Training Your Dog to Be Kid Friendly

If you’ve ever had a dog who didn’t seem to like children, or if you have an overly-excited puppy, this post is for you. During our years living with dogs, we’ve met plenty of child-friendly canine pals and have also known many pups who weren’t as fond of little humans. Today, we’re discussing how to raise your fur baby to be great with kids. Read on for tips on how to train your dog to be kid-friendly!

Teach Your Dog “Off”

  • Teach your dog to respond to the command “off,” which will help him get out of the way when it’s time for people to pass.
  • Teach your dog to respond to the command “leave it,” which will help him leave an item alone that he shouldn’t be eating or playing with.
  • Teach your dog to respond to the command “drop it,” which will help him let go of any items that are not his toys. For example, if someone were holding a piece of food in their hand and dropped it on the floor, you’d want your dog not only to stop trying to get at it but also release whatever he might have been holding onto so you can pick up what was dropped (i.e., food).
  • Teach them how sit on cue; this is one of those commands that helps keep everyone safe and happy!

Play Time!

When it comes to playing with your dog, there are several things you can do. The main thing is to use toys that he or she loves. For example, if your dog loves squeaky toys and tennis balls, by all means play with those! You could also get creative and make some homemade treats for your dog (and yourself). These are two things that we love to do when it’s raining outside or if our dogs won’t stop begging for attention.

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Watch For Warning Signs

  • Watch for warning signs. If you see that your dog is getting uncomfortable, stop the game and give them a little time to recover. If your dog gets overwhelmed or aggressive, put an end to it immediately and don’t play again until they’ve had a chance to calm down. Remember: if you have a puppy that’s not used to strangers yet, keep guests at least 3 feet away from them at all times (otherwise they might feel threatened).
  • Reward good behavior! Dogs who are good with kids get lots of tasty treats—make sure your pup knows how much fun it can be!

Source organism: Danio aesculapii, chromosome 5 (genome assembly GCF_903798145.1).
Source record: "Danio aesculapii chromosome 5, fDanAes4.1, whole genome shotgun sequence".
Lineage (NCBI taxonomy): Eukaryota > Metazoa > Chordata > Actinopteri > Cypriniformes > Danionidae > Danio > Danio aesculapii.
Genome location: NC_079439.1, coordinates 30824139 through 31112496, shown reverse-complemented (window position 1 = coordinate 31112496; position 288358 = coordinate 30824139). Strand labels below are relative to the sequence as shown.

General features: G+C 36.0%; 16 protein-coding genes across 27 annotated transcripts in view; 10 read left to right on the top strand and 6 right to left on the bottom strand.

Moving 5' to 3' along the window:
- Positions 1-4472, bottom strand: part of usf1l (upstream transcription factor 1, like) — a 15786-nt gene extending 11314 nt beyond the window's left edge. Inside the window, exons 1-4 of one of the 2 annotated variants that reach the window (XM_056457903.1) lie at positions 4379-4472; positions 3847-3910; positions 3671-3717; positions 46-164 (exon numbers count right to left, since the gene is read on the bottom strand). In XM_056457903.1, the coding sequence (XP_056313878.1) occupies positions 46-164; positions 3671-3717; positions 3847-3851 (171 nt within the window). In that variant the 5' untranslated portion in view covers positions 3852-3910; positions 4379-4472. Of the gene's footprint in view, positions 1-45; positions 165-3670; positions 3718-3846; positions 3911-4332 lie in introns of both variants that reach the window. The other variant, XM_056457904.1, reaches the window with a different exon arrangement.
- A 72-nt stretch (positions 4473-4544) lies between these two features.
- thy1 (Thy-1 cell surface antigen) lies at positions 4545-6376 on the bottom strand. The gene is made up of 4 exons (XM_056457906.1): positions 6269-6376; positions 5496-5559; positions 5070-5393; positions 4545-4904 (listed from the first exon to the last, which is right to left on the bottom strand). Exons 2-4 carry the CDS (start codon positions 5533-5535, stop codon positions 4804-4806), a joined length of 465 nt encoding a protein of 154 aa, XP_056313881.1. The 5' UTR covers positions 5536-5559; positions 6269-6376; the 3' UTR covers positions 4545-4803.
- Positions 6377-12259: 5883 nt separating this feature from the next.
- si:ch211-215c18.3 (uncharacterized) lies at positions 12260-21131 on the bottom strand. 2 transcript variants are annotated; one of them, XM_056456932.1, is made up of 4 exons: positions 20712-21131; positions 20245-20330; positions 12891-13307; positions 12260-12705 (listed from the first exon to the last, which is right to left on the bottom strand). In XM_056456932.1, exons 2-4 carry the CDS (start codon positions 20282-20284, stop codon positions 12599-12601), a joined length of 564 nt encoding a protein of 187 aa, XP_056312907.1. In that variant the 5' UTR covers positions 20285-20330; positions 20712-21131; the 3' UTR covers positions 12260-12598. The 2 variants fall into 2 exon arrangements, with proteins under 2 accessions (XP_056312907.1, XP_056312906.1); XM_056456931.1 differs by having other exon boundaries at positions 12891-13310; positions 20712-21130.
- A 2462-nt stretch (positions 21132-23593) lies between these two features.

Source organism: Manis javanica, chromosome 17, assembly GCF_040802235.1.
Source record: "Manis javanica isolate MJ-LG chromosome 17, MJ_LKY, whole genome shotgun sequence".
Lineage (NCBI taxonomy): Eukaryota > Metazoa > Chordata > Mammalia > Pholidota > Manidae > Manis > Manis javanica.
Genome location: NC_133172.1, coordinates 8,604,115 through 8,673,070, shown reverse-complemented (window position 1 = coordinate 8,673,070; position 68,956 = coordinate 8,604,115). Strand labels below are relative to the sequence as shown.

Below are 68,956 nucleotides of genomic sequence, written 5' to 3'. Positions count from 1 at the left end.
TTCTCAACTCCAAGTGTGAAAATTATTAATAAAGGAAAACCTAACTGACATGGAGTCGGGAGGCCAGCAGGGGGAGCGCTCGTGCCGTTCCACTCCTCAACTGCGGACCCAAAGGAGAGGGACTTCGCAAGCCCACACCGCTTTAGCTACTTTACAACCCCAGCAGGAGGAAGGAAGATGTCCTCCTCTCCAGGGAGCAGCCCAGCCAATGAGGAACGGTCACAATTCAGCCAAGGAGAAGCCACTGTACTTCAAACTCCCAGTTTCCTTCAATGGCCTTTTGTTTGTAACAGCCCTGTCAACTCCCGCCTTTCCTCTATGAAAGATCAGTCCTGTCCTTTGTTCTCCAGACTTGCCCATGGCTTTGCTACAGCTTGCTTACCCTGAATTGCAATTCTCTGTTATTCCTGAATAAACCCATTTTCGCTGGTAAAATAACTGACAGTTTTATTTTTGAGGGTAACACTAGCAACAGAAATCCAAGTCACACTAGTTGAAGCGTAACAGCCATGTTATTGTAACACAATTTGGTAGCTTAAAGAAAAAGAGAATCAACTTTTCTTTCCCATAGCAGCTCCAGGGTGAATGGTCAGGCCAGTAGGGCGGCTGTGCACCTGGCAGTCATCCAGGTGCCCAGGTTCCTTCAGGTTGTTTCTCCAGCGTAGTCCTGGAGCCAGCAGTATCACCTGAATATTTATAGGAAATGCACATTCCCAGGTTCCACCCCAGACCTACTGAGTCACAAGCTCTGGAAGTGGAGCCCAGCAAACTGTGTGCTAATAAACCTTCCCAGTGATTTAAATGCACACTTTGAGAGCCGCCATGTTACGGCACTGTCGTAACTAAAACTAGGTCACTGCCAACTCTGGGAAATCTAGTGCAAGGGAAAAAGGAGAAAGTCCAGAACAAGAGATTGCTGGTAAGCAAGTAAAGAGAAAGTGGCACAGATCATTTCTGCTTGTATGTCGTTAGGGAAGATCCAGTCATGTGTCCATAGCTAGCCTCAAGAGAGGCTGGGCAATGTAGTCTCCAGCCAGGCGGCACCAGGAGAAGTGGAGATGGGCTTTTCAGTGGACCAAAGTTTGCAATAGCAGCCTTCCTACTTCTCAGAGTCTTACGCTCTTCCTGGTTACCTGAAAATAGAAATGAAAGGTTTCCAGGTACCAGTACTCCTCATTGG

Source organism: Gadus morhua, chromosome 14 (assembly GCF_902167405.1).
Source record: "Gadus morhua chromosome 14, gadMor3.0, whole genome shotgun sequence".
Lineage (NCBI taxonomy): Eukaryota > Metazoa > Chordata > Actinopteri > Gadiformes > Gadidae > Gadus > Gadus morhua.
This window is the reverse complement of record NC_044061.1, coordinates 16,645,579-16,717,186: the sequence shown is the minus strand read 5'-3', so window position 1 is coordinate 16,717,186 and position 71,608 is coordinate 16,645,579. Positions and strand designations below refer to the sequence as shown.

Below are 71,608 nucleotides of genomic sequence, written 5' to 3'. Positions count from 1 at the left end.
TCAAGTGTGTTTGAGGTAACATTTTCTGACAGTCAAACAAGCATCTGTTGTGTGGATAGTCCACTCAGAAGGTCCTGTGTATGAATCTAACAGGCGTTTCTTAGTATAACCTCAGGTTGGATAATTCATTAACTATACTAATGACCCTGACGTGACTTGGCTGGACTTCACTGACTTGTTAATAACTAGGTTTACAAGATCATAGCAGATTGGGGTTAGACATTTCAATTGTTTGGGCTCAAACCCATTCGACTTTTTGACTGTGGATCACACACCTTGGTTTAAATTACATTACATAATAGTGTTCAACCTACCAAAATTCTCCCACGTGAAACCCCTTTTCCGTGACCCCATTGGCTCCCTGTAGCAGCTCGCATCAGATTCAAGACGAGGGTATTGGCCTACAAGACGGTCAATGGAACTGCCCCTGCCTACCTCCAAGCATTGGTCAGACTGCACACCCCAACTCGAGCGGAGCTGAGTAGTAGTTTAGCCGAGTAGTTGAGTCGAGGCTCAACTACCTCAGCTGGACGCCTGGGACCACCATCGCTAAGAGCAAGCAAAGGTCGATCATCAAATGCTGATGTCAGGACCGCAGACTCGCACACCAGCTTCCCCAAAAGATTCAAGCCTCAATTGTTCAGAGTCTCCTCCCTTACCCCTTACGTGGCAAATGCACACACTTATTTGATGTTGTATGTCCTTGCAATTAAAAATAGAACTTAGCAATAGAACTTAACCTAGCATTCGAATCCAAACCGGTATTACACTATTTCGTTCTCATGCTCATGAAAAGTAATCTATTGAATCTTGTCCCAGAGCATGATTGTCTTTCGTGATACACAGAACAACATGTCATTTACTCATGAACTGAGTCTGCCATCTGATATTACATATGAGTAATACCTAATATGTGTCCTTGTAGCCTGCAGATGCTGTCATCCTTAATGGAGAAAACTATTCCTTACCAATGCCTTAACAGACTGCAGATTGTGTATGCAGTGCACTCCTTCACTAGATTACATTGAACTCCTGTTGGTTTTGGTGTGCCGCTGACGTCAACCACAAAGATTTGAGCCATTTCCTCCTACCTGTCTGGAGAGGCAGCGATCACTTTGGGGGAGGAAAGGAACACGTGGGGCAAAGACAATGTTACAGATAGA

Supervise Interactions

Your dog is intelligent, but he’s also a kid. You can’t expect him to be completely safe and appropriate around every child. The best way to keep your dog from becoming aggressive or fearful around kids is to supervise interactions between them at all times, especially during the initial stages of training. Once you’ve worked through some basic obedience exercises with your puppy, you should always have him on leash when visiting children who aren’t part of the family unit—even if they’re older siblings or cousins who are eager to play with him off-leash!

When supervising interactions between your dog and kids:

  • Don’t leave them alone together. Even if they seem happy having fun together while no one’s watching, dogs are still far more likely than not to snap without warning when startled or frightened by something unexpected (like an excited child). If someone else has left the room for a moment and needs help getting something downstairs quickly before returning, don’t let kids stay up there unsupervised!
  • Don’t let kids feed treats from their hands directly into theirs; this can cause dogs’ mouths to become sticky with peanut butter or cheese crackers after just one such treat ends up being dropped in front of them on accident instead of being handed over directly by hand like usual.(And do NOT allow any type of food into their mouths at all unless it’s specially made for feeding animals; some human foods can actually kill dogs!)
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Train Your Kids to Act Kindly Toward the Dog

  • Make sure that your children are kind to the dog. The dog will learn from the kids, so it’s important to make sure that they’re treating him well.
  • Dogs are sensitive and may not like being pushed or pulled by a child. It is important that kids are taught never to bother him while he is sleeping or resting.
  • Do not pull his ears, tail, or paws—this hurts!

Training your dog to be kid-friendly takes time, but it’s well worth it.

Teaching your dog to be kid-friendly is a rewarding experience for both you and your dog. But it does take time, so get started early!

You can start by introducing them to children in the first few months of their life. By doing this, they will learn how to interact with kids in a positive way when they are older and more impressionable.

Your dog should also be taught not to jump on people or run up behind them suddenly (you wouldn’t want them doing that). They should also be taught how to play appropriately with toys and other dogs without being too rough or aggressive.

Conclusion

Training your dog to be kid-friendly takes time, but it’s well worth it. Follow these steps and you’ll be on your way to creating a loving relationship between your children and your canine companion.